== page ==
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Winnebago’s Vectra 40TD Motorhome

Originally Published in MotorHome Magazine

Fifty years ago, Winnebago rolled off its first RV. It was pretty
Spartan by today’s standards, but it offered a lot of features for its
time. Throughout its history, the company has broadened its lines with a
number of models on both ends of the price spectrum. In the last few
years, Winnebago has reached deeper into the luxury market and today,
its Vectra gets top billing. The feature-rich Vectra 40TD floorplan is a
holdover from 2007, but the 2008 model offers a number of refinements
that make its 40-foot stature very appealing.


Driving down the California coast near Los Angeles, our shakedown cruise
in this Class A diesel-pusher was uneventful until the gale-force winds
broke the serenity of the trip. Sitting in the driver’s seat, the pilot
has a good command of the road, and the Maxum chassis — a cooperative
effort of Freightliner and Winnebago — proved to be masterful on the
highway. The 425-hp Cummins propels this rig with spirited energy, and
logging almost 10 mpg while cruising the highway at maximum legal speeds
was quite enlightening.

The 40TD features two slideouts. One is 16 feet and stretches
from just behind the driver’s seat to the rear of the main living room.
The refrigerator, dinette and one of the two ultraleather power couches
reside in this streetside slide. The curbside slide houses the forward
galley, the second couch, a structure that houses the entertainment
electronics, an optional 37-inch LCD TV, hallway closet, rear bed and
adjoining cabinetry.

Corian countertops grace a well-equipped galley, including a
dishwasher that slides out like a drawer. The brushed-steel appliance
fronts are very appealing, and the sink fixtures are top-notch. My only
complaint is the lack of counter space when the three-burner stove and
double stainless-steel sink are in use.

A generous amount of space makes the bathroom nearly perfect.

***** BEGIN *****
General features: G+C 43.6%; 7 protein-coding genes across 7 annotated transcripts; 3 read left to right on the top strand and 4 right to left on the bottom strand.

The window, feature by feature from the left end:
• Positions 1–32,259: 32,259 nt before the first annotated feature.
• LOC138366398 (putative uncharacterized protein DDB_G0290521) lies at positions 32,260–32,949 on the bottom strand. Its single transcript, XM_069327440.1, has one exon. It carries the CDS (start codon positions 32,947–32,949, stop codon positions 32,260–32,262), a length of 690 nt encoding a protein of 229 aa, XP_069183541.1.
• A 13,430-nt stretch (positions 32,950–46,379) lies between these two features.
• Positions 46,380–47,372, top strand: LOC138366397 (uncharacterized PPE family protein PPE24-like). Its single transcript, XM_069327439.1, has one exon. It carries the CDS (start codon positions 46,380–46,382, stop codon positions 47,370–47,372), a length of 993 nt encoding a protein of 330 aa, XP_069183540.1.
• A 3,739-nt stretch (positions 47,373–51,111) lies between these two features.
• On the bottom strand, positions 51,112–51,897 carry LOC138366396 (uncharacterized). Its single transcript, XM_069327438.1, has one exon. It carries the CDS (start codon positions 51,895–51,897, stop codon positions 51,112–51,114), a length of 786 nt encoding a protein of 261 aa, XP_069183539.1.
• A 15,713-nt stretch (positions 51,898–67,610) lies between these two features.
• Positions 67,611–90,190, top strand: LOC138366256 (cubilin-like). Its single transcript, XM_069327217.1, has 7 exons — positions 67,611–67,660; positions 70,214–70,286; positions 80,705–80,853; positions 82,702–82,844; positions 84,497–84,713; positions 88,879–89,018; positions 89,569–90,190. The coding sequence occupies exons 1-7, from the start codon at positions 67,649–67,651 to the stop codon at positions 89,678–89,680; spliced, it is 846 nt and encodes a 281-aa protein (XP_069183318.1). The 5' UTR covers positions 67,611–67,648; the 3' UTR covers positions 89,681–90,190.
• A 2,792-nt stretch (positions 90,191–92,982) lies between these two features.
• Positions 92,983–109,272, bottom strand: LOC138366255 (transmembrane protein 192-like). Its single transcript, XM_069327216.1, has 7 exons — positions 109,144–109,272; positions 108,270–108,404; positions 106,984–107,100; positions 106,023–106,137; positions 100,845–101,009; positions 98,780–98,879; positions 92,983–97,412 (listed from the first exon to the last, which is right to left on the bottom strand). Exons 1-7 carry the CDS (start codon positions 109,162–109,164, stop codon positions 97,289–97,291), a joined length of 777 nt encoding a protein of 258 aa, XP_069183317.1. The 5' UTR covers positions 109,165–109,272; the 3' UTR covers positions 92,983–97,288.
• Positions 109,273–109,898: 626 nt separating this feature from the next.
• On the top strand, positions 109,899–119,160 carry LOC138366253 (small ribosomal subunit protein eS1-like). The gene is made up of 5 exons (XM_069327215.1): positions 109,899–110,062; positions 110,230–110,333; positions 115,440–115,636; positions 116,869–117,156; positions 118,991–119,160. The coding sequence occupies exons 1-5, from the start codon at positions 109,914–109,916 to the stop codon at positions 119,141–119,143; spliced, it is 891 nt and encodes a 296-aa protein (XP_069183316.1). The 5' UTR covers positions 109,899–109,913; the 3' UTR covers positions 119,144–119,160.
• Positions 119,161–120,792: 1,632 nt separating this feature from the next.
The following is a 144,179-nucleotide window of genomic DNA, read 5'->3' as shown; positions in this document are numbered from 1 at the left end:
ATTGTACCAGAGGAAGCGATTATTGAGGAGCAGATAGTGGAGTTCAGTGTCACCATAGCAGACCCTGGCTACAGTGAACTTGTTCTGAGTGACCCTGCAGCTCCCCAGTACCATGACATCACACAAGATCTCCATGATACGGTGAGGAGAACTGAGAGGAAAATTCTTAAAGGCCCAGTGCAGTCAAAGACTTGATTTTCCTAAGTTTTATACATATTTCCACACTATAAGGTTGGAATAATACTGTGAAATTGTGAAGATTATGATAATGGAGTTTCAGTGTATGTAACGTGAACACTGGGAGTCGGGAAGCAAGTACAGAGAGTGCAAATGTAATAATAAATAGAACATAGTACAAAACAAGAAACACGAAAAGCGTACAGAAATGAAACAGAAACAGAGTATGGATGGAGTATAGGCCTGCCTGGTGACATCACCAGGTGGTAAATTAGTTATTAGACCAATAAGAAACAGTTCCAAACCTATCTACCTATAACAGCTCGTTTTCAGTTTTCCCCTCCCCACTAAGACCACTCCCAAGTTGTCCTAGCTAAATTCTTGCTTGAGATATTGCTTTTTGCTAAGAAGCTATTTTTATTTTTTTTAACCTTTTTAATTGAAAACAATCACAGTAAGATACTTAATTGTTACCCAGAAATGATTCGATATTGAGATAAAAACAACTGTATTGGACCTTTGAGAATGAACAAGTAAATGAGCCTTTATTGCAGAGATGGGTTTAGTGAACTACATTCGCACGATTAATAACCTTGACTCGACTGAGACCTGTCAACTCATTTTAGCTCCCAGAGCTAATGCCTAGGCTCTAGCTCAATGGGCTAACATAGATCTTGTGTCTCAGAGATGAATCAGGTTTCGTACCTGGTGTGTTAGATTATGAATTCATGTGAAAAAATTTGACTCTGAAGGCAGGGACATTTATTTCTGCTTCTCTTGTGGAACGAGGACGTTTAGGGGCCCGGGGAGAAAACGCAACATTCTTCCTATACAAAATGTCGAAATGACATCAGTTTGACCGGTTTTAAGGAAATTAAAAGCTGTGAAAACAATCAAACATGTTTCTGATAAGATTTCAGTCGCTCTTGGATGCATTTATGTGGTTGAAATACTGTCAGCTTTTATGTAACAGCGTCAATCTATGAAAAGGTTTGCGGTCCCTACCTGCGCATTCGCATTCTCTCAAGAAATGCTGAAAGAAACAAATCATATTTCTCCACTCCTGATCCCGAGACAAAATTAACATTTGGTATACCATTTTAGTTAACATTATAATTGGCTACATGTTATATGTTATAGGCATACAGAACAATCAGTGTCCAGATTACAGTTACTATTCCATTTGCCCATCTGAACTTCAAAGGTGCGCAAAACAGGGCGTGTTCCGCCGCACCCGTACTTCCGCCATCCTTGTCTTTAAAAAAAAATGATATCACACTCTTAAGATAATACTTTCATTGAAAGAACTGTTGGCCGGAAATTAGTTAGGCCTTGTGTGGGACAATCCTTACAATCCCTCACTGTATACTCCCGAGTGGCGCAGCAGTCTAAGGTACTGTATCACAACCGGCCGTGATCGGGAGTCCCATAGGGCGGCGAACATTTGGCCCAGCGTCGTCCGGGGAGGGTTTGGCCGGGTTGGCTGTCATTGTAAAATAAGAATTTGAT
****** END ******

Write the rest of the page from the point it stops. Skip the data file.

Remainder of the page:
The shower is huge, the fixtures are luxurious, and there is plenty of
lavatory counter space supported by a large sink and enough cabinets to
handle almost anything most owners want to store.

Surrounding the coach are large exterior compartments, all with
side hinges, which eases access, even when the slides are out. The
lowered-rail chassis design enhances the basement area, providing more
than 23 inches of pass-through storage height. The compartments and
other intrusions into the side walls blend nicely with the full-body
paint scheme. A 10,000-pound-rated hitch receiver is standard.

The Maxum chassis with its independent front suspension
delivers responsive handling and a smooth, almost bus-like ride, and the
60-degree wheel cut provides a shorter turning radius and enhanced
maneuvering capabilities making tighter campground access roads easier
to navigate.

There’s not much missing in Winnebago’s flagship Class A. Off
the top of my head, I’d opt for a washer/dryer and upgrade the
flat-screen TV in the bedroom to be on par with the one in the living
room. Winnebago continues to be a household name in the RV industry; the
Vectra is sure to be a nameplate that will be easily recognized by
those seeking luxury motorhomes.

Winnebago Industries, (641) 585-3535, www.winnebagoind.com

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